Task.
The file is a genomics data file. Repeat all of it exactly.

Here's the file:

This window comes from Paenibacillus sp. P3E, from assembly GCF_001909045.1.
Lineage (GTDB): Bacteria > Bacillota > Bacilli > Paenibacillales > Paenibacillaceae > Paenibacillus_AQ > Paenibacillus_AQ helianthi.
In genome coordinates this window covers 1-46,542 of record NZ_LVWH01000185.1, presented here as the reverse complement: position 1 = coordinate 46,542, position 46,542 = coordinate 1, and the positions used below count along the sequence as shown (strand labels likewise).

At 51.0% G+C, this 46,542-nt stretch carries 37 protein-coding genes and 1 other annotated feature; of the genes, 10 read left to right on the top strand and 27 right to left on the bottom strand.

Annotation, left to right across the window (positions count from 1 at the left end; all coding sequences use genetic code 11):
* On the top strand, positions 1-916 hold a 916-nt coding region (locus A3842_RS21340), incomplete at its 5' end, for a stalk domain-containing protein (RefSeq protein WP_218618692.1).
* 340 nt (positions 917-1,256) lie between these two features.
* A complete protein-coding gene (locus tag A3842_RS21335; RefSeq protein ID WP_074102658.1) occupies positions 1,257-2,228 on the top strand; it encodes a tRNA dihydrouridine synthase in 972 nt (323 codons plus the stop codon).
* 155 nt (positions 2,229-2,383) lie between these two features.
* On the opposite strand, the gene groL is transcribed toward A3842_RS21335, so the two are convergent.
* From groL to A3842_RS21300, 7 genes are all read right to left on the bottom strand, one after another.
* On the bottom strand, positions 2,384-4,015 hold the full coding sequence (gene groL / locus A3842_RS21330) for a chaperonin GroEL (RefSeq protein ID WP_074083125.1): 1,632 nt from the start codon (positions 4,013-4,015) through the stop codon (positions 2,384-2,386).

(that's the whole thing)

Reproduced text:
This window comes from Paenibacillus sp. P3E, from assembly GCF_001909045.1.
Lineage (GTDB): Bacteria > Bacillota > Bacilli > Paenibacillales > Paenibacillaceae > Paenibacillus_AQ > Paenibacillus_AQ helianthi.
In genome coordinates this window covers 1-46,542 of record NZ_LVWH01000185.1, presented here as the reverse complement: position 1 = coordinate 46,542, position 46,542 = coordinate 1, and the positions used below count along the sequence as shown (strand labels likewise).

At 51.0% G+C, this 46,542-nt stretch carries 37 protein-coding genes and 1 other annotated feature; of the genes, 10 read left to right on the top strand and 27 right to left on the bottom strand.

Annotation, left to right across the window (positions count from 1 at the left end; all coding sequences use genetic code 11):
* On the top strand, positions 1-916 hold a 916-nt coding region (locus A3842_RS21340), incomplete at its 5' end, for a stalk domain-containing protein (RefSeq protein WP_218618692.1).
* 340 nt (positions 917-1,256) lie between these two features.
* A complete protein-coding gene (locus tag A3842_RS21335; RefSeq protein ID WP_074102658.1) occupies positions 1,257-2,228 on the top strand; it encodes a tRNA dihydrouridine synthase in 972 nt (323 codons plus the stop codon).
* 155 nt (positions 2,229-2,383) lie between these two features.
* On the opposite strand, the gene groL is transcribed toward A3842_RS21335, so the two are convergent.
* From groL to A3842_RS21300, 7 genes are all read right to left on the bottom strand, one after another.
* On the bottom strand, positions 2,384-4,015 hold the full coding sequence (gene groL / locus A3842_RS21330) for a chaperonin GroEL (RefSeq protein ID WP_074083125.1): 1,632 nt from the start codon (positions 4,013-4,015) through the stop codon (positions 2,384-2,386).